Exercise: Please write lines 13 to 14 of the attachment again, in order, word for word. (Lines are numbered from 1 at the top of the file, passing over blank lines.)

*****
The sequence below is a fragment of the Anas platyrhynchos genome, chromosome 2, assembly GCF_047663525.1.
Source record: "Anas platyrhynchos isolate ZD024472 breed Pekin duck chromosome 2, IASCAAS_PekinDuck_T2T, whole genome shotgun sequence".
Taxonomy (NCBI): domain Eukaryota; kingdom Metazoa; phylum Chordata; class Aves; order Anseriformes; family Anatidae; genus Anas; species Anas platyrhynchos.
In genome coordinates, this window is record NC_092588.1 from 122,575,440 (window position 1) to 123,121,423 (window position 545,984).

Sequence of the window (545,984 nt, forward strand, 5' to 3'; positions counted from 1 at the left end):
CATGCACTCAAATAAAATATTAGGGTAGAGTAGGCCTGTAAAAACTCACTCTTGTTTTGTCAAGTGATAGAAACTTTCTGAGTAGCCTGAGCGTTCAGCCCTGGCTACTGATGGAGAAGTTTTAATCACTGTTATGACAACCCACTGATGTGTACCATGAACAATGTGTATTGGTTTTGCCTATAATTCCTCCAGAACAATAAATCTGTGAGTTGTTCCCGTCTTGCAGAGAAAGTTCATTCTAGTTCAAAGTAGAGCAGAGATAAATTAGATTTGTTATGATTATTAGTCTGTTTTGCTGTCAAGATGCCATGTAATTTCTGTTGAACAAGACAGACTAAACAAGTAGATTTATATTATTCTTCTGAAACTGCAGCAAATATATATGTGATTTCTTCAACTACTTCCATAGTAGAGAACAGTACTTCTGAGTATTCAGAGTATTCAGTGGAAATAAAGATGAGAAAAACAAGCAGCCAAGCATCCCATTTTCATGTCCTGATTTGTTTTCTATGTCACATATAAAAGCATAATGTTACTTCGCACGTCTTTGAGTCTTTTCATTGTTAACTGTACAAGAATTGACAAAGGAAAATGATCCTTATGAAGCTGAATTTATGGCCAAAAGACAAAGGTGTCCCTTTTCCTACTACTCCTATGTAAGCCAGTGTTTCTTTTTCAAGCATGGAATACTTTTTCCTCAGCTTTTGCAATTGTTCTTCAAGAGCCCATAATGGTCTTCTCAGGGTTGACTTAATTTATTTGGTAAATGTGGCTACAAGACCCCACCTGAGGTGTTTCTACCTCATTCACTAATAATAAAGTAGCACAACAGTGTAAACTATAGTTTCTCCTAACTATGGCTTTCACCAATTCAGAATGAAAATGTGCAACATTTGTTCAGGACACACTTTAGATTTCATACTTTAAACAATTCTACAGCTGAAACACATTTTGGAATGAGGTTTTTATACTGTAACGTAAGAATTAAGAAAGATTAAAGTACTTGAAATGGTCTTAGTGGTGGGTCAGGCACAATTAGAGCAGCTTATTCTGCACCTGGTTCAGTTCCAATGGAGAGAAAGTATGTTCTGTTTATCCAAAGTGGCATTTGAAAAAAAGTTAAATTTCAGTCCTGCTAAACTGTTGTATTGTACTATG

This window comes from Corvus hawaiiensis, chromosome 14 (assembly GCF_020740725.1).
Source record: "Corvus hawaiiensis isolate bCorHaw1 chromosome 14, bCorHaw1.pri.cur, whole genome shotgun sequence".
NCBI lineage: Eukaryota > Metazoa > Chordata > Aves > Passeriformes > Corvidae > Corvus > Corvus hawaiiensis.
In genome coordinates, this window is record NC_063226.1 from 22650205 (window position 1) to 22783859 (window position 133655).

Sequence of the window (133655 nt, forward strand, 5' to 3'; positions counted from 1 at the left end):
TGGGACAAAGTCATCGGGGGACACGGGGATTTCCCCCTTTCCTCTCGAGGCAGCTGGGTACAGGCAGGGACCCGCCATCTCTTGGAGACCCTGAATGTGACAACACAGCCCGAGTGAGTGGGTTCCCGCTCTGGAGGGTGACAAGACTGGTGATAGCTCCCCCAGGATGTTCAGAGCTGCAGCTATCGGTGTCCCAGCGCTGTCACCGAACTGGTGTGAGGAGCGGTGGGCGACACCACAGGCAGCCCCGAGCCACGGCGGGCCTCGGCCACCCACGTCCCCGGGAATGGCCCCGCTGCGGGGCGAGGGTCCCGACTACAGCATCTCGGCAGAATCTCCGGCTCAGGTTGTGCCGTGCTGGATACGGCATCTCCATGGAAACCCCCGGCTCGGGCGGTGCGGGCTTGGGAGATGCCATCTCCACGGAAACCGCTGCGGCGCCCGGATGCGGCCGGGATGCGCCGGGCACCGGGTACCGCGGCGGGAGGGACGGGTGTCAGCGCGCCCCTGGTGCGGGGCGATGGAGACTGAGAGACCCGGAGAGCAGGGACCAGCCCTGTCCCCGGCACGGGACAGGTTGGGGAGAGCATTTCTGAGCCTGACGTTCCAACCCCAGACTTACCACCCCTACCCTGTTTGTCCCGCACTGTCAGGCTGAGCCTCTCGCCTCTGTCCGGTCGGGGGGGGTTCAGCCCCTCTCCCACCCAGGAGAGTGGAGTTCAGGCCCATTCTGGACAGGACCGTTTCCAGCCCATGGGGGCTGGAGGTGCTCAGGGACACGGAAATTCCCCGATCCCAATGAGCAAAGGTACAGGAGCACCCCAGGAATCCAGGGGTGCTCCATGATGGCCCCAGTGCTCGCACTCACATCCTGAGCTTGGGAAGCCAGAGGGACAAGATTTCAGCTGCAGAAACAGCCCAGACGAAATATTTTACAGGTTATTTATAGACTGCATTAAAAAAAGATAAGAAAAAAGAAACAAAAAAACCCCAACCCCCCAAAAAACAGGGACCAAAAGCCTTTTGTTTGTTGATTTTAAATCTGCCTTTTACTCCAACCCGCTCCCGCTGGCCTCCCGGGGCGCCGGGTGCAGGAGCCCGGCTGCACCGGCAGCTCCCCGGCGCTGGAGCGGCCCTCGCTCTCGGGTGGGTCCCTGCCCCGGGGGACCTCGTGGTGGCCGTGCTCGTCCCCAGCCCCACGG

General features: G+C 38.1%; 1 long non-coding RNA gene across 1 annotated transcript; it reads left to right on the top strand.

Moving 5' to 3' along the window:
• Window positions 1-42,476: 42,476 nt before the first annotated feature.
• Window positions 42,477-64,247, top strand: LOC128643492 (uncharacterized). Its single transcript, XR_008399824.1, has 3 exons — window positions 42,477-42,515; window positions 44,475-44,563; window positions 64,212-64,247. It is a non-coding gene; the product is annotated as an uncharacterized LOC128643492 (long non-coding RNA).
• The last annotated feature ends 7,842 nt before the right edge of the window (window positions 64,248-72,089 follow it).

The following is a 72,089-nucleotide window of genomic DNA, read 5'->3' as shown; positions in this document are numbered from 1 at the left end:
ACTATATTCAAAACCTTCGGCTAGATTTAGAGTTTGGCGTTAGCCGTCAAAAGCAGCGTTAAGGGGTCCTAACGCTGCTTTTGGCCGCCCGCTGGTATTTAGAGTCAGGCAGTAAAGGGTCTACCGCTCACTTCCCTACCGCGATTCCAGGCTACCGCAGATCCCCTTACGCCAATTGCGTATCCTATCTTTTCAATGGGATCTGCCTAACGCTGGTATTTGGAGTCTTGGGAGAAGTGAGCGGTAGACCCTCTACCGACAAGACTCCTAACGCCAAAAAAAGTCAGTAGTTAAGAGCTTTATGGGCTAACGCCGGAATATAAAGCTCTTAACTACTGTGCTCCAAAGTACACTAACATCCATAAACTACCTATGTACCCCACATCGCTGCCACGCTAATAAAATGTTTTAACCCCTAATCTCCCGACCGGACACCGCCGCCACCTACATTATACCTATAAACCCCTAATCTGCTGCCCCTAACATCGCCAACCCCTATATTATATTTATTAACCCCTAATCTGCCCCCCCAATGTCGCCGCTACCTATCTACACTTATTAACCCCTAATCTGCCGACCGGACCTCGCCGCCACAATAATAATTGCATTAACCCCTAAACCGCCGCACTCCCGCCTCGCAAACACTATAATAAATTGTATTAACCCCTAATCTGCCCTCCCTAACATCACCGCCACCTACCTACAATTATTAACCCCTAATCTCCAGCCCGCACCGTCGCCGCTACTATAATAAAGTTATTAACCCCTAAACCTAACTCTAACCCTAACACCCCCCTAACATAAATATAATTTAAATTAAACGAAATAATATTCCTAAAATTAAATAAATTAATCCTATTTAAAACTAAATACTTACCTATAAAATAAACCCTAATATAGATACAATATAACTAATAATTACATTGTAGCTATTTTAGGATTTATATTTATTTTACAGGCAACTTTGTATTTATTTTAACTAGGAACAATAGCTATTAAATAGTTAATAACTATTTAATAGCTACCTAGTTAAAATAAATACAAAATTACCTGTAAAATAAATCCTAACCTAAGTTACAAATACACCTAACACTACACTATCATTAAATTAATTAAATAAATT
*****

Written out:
General features: G+C 38.1%; 1 long non-coding RNA gene across 1 annotated transcript; it reads left to right on the top strand.

Moving 5' to 3' along the window: